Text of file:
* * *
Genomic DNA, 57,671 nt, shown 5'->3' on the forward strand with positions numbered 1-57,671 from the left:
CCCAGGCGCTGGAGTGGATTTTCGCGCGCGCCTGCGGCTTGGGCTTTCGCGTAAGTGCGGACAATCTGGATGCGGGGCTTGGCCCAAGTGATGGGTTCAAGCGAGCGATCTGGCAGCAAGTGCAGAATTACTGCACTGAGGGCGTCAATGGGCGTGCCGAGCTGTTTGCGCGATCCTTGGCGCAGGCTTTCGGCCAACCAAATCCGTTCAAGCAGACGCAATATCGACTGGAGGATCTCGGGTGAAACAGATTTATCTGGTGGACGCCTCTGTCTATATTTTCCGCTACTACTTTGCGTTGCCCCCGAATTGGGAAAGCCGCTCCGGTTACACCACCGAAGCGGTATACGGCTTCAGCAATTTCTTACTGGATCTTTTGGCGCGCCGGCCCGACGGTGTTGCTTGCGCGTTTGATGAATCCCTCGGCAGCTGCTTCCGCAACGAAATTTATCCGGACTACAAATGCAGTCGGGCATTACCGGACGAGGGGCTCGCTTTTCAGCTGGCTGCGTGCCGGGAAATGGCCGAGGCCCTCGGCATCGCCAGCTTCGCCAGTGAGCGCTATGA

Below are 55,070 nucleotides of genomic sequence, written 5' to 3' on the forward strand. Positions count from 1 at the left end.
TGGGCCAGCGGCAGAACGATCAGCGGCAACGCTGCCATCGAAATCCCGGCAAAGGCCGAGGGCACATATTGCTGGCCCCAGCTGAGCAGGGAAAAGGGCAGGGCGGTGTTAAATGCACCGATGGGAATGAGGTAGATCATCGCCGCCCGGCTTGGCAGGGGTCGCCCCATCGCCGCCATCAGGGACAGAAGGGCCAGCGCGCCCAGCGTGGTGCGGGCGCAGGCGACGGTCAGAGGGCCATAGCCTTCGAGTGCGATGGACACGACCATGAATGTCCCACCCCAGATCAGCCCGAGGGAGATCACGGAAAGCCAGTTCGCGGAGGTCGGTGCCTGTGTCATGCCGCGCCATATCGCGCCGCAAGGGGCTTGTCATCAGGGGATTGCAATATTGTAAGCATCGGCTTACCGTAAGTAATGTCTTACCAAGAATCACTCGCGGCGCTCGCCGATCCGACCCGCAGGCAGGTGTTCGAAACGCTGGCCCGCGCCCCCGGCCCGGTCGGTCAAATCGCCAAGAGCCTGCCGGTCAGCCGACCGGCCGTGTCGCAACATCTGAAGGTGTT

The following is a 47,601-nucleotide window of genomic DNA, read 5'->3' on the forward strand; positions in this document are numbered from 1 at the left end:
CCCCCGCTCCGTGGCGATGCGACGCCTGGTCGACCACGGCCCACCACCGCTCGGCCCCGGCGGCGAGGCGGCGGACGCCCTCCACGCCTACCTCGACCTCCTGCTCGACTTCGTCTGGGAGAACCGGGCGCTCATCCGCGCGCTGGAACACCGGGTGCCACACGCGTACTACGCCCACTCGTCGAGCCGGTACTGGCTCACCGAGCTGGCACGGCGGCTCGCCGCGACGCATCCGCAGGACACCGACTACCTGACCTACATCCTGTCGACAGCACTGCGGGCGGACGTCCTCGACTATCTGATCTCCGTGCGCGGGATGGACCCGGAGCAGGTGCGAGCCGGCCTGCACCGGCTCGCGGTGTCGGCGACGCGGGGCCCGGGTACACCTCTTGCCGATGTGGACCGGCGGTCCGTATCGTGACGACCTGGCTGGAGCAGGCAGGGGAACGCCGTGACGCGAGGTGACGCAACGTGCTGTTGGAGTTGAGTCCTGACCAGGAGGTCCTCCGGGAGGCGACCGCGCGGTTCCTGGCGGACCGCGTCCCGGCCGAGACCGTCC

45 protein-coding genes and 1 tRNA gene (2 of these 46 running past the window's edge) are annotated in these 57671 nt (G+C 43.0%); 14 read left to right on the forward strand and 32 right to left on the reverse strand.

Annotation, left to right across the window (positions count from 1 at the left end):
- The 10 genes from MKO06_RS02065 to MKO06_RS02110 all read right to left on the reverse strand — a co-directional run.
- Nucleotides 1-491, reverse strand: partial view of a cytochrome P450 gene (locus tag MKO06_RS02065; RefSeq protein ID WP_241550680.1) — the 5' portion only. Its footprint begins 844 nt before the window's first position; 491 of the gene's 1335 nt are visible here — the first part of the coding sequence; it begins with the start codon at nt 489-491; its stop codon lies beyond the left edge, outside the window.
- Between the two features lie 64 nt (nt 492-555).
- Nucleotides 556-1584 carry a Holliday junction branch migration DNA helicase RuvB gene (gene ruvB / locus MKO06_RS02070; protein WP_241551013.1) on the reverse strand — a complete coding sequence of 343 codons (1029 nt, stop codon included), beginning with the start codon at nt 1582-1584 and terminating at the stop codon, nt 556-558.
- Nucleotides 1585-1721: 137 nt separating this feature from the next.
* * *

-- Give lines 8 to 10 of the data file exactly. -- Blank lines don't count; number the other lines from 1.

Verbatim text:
Annotation, left to right across the window (positions count from 1 at the left end):
- The 10 genes from MKO06_RS02065 to MKO06_RS02110 all read right to left on the reverse strand — a co-directional run.
- Nucleotides 1-491, reverse strand: partial view of a cytochrome P450 gene (locus tag MKO06_RS02065; RefSeq protein ID WP_241550680.1) — the 5' portion only. Its footprint begins 844 nt before the window's first position; 491 of the gene's 1335 nt are visible here — the first part of the coding sequence; it begins with the start codon at nt 489-491; its stop codon lies beyond the left edge, outside the window.